Tag Archives: Epilobium hirsutum

Epilobium hirsutum

 

Botanical Name:Epilobium hirsutum
Family: Onagraceae
Genus: Epilobium
Species: E. hirsutum
Kingdom: Plantae
Order: Myrtales

Common Names: Great willowherb, Great hairy willowherb or hairy willowherb. Local names include Codlins-and-cream, Apple-pie and Cherry-pie.

Habitat : Epilobium hirsutum is native to Eurasia, where it is found in moist waste ground of the Mediterranean region, Europe, Asia, and Africa.It is absent from much of Scandinavia and north-west Scotland. It has been introduced to North America and Australia.  Common habitats include marshland, ditches and the banks of rivers and streams. It is widespread, often forming large, long-lived colonies in England, Wales, and Ireland. In Scotland it is confined to the east coast. Intolerant of shade, hairy willow-herb is found in damp and waste places to elevations of 2500 meters (8100 feet).It grows on the stream banks, marshes, drier parts of fens etc, to 360 metres.

Description:
It is a tall, perennial plant, reaching up to 2 metres in height. The robust stems are branched and have numerous hairs. The hairy leaves are 2-12 cm long and 0.5-3.5 cm wide. They are long and thin and are widest below the middle. They have sharply-toothed edges and no stalk. The large flowers have four notched petals. These are purple-pink and are usually 10-16 mm long. The stigma is white and has four lobes. The sepals are green.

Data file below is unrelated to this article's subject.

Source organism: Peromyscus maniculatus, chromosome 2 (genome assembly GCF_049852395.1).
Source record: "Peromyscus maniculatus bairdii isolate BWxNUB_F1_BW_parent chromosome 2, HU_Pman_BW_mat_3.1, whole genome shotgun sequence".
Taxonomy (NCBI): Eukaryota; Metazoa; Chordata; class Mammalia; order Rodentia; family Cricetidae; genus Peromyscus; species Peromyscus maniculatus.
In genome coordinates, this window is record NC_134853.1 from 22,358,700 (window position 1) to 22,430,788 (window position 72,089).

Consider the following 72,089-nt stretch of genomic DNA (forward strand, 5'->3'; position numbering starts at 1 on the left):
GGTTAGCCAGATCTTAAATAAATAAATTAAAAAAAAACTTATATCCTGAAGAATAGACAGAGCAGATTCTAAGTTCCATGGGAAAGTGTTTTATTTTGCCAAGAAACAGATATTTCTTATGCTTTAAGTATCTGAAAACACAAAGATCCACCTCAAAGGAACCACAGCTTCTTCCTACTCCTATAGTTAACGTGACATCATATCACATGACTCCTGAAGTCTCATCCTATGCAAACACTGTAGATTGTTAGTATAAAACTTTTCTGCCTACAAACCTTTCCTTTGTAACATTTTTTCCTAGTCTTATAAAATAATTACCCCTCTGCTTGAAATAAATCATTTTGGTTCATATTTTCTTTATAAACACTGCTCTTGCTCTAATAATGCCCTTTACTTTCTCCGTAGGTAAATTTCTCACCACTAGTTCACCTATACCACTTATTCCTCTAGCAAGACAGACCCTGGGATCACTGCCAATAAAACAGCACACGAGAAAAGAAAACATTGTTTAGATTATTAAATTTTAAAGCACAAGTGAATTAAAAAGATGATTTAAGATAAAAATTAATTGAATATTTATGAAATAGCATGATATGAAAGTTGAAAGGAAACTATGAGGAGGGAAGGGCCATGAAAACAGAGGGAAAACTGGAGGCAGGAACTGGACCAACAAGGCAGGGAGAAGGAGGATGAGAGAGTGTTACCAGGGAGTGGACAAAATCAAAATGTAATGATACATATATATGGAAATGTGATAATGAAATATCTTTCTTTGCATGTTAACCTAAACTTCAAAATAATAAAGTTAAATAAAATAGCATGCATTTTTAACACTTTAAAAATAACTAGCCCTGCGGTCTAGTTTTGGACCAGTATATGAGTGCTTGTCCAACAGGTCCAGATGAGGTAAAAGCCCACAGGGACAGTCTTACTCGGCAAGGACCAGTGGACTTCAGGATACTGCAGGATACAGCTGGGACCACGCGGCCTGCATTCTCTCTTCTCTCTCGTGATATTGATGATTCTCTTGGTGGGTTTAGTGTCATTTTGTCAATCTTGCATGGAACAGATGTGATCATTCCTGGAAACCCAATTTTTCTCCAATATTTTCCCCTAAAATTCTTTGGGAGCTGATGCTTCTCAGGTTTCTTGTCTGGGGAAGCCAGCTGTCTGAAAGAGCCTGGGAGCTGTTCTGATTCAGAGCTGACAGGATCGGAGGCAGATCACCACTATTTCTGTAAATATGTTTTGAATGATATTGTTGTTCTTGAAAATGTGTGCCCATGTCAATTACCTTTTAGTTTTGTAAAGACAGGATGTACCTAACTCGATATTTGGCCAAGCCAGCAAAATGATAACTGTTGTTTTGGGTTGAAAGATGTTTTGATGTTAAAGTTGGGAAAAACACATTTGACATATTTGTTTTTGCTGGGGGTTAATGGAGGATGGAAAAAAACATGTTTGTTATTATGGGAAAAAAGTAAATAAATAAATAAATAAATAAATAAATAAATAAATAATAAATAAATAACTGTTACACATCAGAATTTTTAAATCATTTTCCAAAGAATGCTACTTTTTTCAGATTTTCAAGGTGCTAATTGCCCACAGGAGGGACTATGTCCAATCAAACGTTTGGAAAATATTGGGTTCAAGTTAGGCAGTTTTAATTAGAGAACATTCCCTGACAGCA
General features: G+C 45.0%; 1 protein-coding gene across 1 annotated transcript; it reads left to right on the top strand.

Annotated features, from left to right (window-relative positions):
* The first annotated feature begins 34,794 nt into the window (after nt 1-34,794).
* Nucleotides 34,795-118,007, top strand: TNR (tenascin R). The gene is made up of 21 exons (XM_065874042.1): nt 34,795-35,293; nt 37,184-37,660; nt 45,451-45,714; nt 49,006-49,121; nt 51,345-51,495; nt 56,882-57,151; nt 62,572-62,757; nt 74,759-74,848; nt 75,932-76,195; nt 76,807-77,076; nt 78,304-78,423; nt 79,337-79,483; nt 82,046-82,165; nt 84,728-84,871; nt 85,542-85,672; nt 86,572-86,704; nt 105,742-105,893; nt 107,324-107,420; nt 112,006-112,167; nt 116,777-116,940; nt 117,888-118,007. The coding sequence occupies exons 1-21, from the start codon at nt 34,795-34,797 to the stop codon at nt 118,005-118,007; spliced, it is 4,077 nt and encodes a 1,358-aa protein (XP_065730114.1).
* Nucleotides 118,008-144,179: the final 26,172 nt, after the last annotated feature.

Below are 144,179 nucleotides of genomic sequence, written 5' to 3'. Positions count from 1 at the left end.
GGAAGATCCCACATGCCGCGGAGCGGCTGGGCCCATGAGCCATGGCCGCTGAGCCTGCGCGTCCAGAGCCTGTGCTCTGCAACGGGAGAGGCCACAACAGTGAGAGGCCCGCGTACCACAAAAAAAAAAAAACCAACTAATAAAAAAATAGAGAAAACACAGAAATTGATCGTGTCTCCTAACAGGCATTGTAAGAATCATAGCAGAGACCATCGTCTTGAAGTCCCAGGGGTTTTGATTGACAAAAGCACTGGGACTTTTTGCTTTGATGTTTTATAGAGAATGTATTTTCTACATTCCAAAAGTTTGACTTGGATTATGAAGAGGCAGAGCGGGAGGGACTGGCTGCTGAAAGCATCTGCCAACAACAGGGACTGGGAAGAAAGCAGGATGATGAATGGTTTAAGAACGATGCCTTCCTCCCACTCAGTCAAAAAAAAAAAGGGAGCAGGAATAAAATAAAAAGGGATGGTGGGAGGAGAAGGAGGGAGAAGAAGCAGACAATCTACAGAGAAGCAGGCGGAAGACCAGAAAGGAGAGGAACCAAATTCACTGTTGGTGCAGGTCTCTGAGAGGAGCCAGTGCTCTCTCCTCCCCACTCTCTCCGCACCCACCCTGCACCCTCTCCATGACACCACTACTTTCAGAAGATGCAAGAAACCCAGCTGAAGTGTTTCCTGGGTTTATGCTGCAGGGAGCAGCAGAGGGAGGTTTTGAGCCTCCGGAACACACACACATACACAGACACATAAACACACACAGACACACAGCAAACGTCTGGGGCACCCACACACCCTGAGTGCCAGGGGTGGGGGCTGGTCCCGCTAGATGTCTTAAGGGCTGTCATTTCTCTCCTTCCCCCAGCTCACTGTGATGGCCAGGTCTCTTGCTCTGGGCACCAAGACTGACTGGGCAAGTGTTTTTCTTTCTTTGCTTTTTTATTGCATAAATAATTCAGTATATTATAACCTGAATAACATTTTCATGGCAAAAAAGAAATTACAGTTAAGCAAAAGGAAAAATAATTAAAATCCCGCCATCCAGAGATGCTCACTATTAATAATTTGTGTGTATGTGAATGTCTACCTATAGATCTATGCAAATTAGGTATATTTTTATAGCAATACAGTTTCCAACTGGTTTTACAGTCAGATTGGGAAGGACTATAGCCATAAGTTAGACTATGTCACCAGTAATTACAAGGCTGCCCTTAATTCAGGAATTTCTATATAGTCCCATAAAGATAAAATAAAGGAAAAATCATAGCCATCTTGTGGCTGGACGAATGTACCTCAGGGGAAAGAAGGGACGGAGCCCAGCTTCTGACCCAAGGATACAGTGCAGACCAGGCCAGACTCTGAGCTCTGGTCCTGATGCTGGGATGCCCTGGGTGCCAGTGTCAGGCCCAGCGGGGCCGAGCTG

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It flowers from June to September, with a peak in July and August. The flowers are normally pollinated by bees and hoverflies. A number of insects feed on the leaves including the elephant hawkmoth, Deilephila elpenor.

Edible Uses: Tea..…..The leaves are used to make a tea. This is often drunk in Russia, where it is called ‘kaporie tea’. The leaves are also sometimes sucked for their salty taste. Edible leaves. No more details are given in the report but caution is advised, see the notes below on toxicity.

Medicinal Uses:
The leaves of Epilobium hirsutum have been used as astringents, but there are some reports of violent poisoning with epileptic-like convulsions as a result of its use. This remedy has been discarded by professional herbalists as the use of the leaves has been associated with poisonings and convulsions.

Known Hazards : One report says that the plant might be poisonous. Another says that it causes epileptiform convulsions

Disclaimer:The information presented herein is intended for educational purposes only. Individual results may vary, and before using any supplements, it is always advisable to consult with your own health care provider

Resources:
http://en.wikipedia.org/wiki/Epilobium_hirsutum
http://www.kingcounty.gov/environment/animalsAndPlants/noxious-weeds/weed-identification/hairy-willowherb.aspx
http://www.herbnet.com/Herb%20Uses_UZ.htm

http://www.pfaf.org/user/Plant.aspx?LatinName=Epilobium+hirsutum

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Epilobium parviflorum

Botanical Name:Epilobium parviflorum
Family: Onagraceae
Genus: Epilobium
Species: E. parviflorumi
Kingdom: Plantae
Division: Magnoliophyta
Order: Myrtales

Common Names :Smallflower Hairy Willowherb or Willowherb

Habitat :Epilobium parviflorum grows  in most of Europe, including Britain, from Sweden to Northern Africa and Western Asia up to India, in USA and Canada.